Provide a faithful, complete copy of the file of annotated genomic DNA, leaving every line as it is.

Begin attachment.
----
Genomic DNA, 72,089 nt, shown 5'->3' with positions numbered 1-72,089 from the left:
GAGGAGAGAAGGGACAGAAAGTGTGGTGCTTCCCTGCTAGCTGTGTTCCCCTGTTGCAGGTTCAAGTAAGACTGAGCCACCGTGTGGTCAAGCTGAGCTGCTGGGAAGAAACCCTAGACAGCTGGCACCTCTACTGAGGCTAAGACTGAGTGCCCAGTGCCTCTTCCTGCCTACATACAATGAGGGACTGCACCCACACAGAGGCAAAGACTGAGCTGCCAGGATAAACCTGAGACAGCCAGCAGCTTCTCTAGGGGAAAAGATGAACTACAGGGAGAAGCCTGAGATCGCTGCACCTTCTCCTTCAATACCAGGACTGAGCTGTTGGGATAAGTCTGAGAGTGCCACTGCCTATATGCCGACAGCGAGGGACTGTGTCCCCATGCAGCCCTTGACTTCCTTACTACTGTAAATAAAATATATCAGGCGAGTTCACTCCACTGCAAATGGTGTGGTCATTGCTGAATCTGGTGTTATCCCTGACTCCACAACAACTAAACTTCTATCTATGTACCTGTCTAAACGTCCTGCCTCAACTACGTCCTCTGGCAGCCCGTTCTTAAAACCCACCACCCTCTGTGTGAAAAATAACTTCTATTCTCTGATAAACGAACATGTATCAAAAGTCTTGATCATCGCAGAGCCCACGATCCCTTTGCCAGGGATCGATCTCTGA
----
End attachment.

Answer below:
Genomic DNA, 72,089 nt, shown 5'->3' with positions numbered 1-72,089 from the left:
GAGGAGAGAAGGGACAGAAAGTGTGGTGCTTCCCTGCTAGCTGTGTTCCCCTGTTGCAGGTTCAAGTAAGACTGAGCCACCGTGTGGTCAAGCTGAGCTGCTGGGAAGAAACCCTAGACAGCTGGCACCTCTACTGAGGCTAAGACTGAGTGCCCAGTGCCTCTTCCTGCCTACATACAATGAGGGACTGCACCCACACAGAGGCAAAGACTGAGCTGCCAGGATAAACCTGAGACAGCCAGCAGCTTCTCTAGGGGAAAAGATGAACTACAGGGAGAAGCCTGAGATCGCTGCACCTTCTCCTTCAATACCAGGACTGAGCTGTTGGGATAAGTCTGAGAGTGCCACTGCCTATATGCCGACAGCGAGGGACTGTGTCCCCATGCAGCCCTTGACTTCCTTACTACTGTAAATAAAATATATCAGGCGAGTTCACTCCACTGCAAATGGTGTGGTCATTGCTGAATCTGGTGTTATCCCTGACTCCACAACAACTAAACTTCTATCTATGTACCTGTCTAAACGTCCTGCCTCAACTACGTCCTCTGGCAGCCCGTTCTTAAAACCCACCACCCTCTGTGTGAAAAATAACTTCTATTCTCTGATAAACGAACATGTATCAAAAGTCTTGATCATCGCAGAGCCCACGATCCCTTTGCCAGGGATCGATCTCTGA